My brief story of the bond I shared with two gay guys, the anguish and pain when one died and the cancer that robbed me and my dad of our life together.
I’m told a dog is a man’s best friend. From a dog’s mind, some men are a dog’s best friend.
I shared my mother’s womb with 10 sibling puppies, all just like me except I was the naughtiest and the one with an odd colour. My siblings were all white, like my mum. As a puppy, the day my mouth got round my mum’s tit, I was a mummy’s boy. If she were out of sight, my heart would be thumping, and I’d be fretting. It’s a trait I never grew out of.
For a while me and my siblings did nothing but play, sleep, drink and poop.
But then I noticed many strange humans were coming to our house and when they were there, my mum got locked in the next room. It was nerve racking for a wimp dog like me, even more so when my siblings started to vanish one by one. But I wasn’t worried as long as my mum was about.
Then one day two guys came to our house. There was only me, one sister and three brothers left. The rest had vanished and to who knows where.
My sister hid under the table and the other three got too excited, like they always did. I wasn’t much interested in visitors and the two guys didn’t seem that special to me. Besides, I was fretting because my mum was locked in the next room.
I’d noticed that one of the guys focused on me since arriving, as if he knew something I didn’t. Reluctantly I let him stroke my ears and my long nose, but then he whispered sweet nothings in my ear, something along the lines of me being handsome and going to live with them.
The cheek of it all. I cocked my head as if I didn’t understand a word he said, then turned my back on him and sat against the door. I could smell my mum the other side, so I was safe.
Anyway, the guys left and everything went back to normal.
Would you believe it! Two weeks later they came back. By now I had found I could bark, so I gave it all my worth and I thought I’d given them second thoughts.
But no. It seemed it was my turn to disappear. The guys wrapped me up in a blanket, carried me to their car and off we went, me a trembling wreck because I knew I’d never see my mum again.
It was a long journey for a baby dog, as big as I was. Halfway I puked all over the seat, enough to require a stop and a walk. It was to be like that for a long time, get in the car and within 5 minutes I’d turn green, before my stomach emptied anywhere in the car.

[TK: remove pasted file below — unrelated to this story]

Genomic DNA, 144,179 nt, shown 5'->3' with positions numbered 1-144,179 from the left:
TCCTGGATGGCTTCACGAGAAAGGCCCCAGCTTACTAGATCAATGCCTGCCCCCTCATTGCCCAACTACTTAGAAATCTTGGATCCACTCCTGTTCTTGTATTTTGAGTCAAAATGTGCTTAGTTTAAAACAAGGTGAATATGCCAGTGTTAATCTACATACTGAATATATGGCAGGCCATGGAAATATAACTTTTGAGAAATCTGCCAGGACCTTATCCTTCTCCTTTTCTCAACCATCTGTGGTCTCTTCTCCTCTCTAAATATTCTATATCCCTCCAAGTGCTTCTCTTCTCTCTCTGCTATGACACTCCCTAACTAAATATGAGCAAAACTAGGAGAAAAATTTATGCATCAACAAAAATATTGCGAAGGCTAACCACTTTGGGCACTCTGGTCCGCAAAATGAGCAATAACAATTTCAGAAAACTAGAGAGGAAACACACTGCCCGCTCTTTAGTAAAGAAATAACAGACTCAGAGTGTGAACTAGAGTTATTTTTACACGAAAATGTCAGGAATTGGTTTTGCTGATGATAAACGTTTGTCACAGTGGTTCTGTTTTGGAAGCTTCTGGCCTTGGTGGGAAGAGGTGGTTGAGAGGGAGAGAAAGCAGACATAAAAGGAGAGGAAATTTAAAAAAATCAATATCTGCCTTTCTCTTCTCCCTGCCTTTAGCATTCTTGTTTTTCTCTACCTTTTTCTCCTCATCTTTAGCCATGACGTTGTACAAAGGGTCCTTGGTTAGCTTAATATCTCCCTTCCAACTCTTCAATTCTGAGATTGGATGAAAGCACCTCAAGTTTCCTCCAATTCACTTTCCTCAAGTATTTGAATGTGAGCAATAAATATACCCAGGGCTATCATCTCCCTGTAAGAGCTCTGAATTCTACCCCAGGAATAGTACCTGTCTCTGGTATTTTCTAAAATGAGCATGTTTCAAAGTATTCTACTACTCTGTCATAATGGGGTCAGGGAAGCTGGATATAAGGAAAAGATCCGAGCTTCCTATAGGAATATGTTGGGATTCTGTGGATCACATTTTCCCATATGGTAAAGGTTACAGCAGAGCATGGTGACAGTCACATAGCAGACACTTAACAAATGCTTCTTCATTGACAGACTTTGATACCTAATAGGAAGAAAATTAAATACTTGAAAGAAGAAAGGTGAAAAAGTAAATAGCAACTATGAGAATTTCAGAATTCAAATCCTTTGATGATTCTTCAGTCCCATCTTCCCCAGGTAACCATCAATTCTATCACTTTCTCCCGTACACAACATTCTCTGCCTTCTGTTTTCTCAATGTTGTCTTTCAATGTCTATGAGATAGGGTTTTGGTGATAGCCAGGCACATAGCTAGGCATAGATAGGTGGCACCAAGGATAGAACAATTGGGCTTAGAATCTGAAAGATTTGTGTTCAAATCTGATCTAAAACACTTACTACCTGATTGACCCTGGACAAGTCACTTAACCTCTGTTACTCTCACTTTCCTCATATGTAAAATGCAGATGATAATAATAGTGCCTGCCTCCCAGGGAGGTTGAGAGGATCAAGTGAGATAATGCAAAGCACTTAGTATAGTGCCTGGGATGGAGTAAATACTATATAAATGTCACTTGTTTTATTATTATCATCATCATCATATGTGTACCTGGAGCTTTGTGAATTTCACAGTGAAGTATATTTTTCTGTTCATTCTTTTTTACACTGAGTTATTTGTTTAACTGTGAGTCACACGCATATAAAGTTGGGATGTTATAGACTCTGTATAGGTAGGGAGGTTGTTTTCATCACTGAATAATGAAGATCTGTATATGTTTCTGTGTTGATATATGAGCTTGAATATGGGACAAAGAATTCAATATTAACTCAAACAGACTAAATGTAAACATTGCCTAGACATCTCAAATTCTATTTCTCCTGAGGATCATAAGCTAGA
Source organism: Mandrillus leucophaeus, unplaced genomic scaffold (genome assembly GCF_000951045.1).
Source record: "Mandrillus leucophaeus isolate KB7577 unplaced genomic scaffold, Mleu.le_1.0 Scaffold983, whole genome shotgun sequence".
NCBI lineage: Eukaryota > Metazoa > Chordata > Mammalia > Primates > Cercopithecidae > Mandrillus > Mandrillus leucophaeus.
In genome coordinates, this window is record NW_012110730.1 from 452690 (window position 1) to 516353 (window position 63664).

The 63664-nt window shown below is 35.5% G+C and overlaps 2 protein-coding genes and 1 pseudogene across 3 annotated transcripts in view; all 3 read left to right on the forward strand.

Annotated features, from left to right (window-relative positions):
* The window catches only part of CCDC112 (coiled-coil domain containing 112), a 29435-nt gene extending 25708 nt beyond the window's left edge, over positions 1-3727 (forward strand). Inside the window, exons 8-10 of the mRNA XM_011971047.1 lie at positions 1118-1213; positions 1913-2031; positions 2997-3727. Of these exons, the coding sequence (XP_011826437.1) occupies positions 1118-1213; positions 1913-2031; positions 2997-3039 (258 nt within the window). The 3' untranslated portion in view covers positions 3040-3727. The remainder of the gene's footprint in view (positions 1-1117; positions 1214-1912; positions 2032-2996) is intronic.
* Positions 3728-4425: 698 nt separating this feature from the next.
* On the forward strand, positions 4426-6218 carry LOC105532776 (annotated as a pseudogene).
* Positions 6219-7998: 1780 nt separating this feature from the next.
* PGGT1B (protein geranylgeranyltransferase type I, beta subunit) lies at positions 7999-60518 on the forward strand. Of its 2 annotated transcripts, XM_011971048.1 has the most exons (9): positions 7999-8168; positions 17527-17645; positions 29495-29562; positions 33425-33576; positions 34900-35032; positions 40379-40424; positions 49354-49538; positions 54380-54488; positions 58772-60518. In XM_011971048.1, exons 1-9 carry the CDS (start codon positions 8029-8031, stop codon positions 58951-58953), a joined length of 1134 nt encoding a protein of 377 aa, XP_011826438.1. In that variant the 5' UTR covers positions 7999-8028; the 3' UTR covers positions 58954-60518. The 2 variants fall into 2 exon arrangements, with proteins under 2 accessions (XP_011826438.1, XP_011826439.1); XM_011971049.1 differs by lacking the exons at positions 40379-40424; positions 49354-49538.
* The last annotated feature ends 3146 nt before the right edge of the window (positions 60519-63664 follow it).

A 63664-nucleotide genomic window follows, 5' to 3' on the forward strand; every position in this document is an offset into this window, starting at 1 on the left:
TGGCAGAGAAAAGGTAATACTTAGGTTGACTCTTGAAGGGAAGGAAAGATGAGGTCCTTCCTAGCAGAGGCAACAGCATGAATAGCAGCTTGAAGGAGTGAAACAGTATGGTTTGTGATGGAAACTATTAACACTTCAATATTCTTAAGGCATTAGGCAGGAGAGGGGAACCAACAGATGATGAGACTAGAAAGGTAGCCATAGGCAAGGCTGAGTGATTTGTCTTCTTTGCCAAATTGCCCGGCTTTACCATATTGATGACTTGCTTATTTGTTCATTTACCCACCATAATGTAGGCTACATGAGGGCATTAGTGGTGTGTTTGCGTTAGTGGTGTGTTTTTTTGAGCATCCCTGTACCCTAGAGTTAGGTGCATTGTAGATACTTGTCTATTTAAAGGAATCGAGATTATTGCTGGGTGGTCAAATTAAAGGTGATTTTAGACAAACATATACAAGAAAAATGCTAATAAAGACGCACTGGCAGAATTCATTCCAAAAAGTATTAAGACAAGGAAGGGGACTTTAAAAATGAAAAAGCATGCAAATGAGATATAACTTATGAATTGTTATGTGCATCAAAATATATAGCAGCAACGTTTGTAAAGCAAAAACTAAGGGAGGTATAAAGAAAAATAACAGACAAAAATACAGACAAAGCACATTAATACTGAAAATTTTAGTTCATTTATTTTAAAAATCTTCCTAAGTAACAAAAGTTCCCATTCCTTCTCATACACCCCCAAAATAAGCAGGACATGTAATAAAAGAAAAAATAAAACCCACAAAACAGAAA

My first night in my new home was panic stricken. They left me alone in the kitchen, knowing I had never been left alone before. Well, I was having none of it. I hollered the place down until well past midnight.
Only then did the guy who seemed to like me more come and sit with me. I played him for good because he ended up taking me into the bedroom and that’s where I slept for the rest of my life, right next to the bed, just to keep an eye on their antics.
I’ve got to say, I bonded with these two guys like glue. The one who claimed me to be his became the dad I never knew, and that pesky fretting came back whenever he wasn’t around. I grew to love them both because the other guy, Ian, wasn’t too well and I kept him company lots of the time.
I have a huge story to tell of my life with these two guys, too long to share here. I count myself a lucky dog, but shared my dad’s heartache and sadness when Ian died.
I went to the funeral, in the big black car that followed the hearse. At the crematorium, I had to be quiet, which I tried to be. When it ended, it was me who stepped up to the coffin, for I knew my Ian lay there and from the tangible pain I felt was all around me, he wasn’t coming back.
For 18 months after that, it was just my dad and me. He and I became closer soul mates and along with my two daily walks, every evening we’d have fun playing carpet ball, or play fighting as he hid my precious ball.
Then I started to feel odd. My appetite gradually went, and I felt my strength declining. I got taken to the animal doctor many times, once having many X-rays.
Not long after that, I could feel my life draining. My dad cried and cried and cuddled me for a week until the time came when he knew he had to let me go. I knew too, like dogs do.
I died in his arms, at the animal doctors.
I’m still with him. I know I left paw prints in his heart and so many hairs that they’re still climbing out the woodwork, just to remind him I loved him the same way.
Now I’m in another dimension, having a ball with Ian. We both loved my dad and one day we’ll all be back to normal, and I’ll never fret again.
In memory of Macooose, the blonde bombshell of my handsome German Shepherd dog. 2004–2012